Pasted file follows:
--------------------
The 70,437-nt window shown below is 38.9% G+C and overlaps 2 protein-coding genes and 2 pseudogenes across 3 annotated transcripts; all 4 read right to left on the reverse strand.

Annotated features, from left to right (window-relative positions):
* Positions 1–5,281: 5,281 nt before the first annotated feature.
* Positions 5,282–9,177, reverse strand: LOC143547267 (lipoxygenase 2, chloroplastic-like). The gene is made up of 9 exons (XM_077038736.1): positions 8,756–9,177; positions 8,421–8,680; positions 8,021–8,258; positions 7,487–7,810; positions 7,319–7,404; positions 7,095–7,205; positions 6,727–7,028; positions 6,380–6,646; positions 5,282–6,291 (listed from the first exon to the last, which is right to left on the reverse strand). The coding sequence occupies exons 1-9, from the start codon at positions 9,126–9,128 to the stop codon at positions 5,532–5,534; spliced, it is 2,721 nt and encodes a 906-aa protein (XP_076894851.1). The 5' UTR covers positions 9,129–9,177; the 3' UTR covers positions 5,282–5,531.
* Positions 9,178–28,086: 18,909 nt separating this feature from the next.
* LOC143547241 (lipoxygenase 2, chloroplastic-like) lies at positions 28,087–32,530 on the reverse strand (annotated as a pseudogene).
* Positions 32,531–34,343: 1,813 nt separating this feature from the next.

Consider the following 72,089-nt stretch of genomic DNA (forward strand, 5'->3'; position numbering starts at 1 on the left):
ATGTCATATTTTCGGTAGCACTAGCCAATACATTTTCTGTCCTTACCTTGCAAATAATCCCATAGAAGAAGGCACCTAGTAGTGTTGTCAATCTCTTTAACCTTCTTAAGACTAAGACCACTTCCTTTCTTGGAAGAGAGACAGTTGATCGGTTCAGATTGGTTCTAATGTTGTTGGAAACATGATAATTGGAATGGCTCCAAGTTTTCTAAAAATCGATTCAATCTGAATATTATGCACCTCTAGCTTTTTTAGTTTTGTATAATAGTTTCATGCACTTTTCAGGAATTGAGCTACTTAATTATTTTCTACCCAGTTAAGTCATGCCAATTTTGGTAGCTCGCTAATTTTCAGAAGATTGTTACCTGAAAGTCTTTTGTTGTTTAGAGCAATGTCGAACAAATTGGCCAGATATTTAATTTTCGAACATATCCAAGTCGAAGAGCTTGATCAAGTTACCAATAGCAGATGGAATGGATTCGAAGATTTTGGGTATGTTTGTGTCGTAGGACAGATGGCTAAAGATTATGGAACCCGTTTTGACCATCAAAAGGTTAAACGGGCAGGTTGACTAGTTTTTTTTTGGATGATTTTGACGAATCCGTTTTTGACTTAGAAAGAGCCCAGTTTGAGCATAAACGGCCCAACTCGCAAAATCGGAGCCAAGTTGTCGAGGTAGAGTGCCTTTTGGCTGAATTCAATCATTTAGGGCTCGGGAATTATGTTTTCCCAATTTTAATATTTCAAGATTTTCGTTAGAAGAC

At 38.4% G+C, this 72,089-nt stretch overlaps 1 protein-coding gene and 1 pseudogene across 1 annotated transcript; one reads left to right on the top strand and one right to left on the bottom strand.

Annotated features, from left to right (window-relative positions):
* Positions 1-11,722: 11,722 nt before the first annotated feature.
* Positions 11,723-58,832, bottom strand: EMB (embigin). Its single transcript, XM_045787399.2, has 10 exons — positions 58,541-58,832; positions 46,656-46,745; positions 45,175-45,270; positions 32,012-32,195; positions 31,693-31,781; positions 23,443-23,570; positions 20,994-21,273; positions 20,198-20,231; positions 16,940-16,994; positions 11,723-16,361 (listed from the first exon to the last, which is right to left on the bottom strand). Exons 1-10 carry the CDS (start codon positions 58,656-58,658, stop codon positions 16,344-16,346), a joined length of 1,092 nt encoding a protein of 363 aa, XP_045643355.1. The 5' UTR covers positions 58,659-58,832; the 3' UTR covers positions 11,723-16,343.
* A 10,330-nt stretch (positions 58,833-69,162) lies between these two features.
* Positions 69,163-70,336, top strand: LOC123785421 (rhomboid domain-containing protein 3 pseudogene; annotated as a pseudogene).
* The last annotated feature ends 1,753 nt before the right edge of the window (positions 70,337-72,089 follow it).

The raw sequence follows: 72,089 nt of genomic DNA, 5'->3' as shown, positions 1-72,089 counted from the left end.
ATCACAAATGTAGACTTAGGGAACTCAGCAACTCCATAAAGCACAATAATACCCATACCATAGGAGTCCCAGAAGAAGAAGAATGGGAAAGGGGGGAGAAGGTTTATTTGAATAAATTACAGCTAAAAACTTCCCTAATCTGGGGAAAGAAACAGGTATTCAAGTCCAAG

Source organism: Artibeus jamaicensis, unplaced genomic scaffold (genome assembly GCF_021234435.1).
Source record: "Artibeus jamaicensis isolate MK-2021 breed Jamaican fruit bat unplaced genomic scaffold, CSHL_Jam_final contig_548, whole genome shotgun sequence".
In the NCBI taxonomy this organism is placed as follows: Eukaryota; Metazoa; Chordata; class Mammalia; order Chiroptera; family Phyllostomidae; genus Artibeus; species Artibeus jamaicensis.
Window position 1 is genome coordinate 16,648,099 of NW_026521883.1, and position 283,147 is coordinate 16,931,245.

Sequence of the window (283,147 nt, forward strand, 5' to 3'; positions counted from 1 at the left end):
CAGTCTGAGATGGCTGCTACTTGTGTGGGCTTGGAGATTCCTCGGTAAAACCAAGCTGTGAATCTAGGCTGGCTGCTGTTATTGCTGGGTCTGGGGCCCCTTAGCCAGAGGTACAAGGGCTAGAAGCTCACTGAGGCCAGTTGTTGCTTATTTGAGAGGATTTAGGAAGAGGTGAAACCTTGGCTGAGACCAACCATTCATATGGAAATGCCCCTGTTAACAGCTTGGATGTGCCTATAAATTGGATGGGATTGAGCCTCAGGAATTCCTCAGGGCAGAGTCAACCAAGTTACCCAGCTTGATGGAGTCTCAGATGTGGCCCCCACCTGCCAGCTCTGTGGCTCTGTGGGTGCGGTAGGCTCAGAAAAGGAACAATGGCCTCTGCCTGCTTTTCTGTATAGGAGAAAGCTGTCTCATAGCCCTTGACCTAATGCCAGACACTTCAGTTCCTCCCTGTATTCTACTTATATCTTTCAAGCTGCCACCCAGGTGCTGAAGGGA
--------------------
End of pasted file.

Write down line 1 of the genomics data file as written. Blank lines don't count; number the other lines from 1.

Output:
The 70,437-nt window shown below is 38.9% G+C and overlaps 2 protein-coding genes and 2 pseudogenes across 3 annotated transcripts; all 4 read right to left on the reverse strand.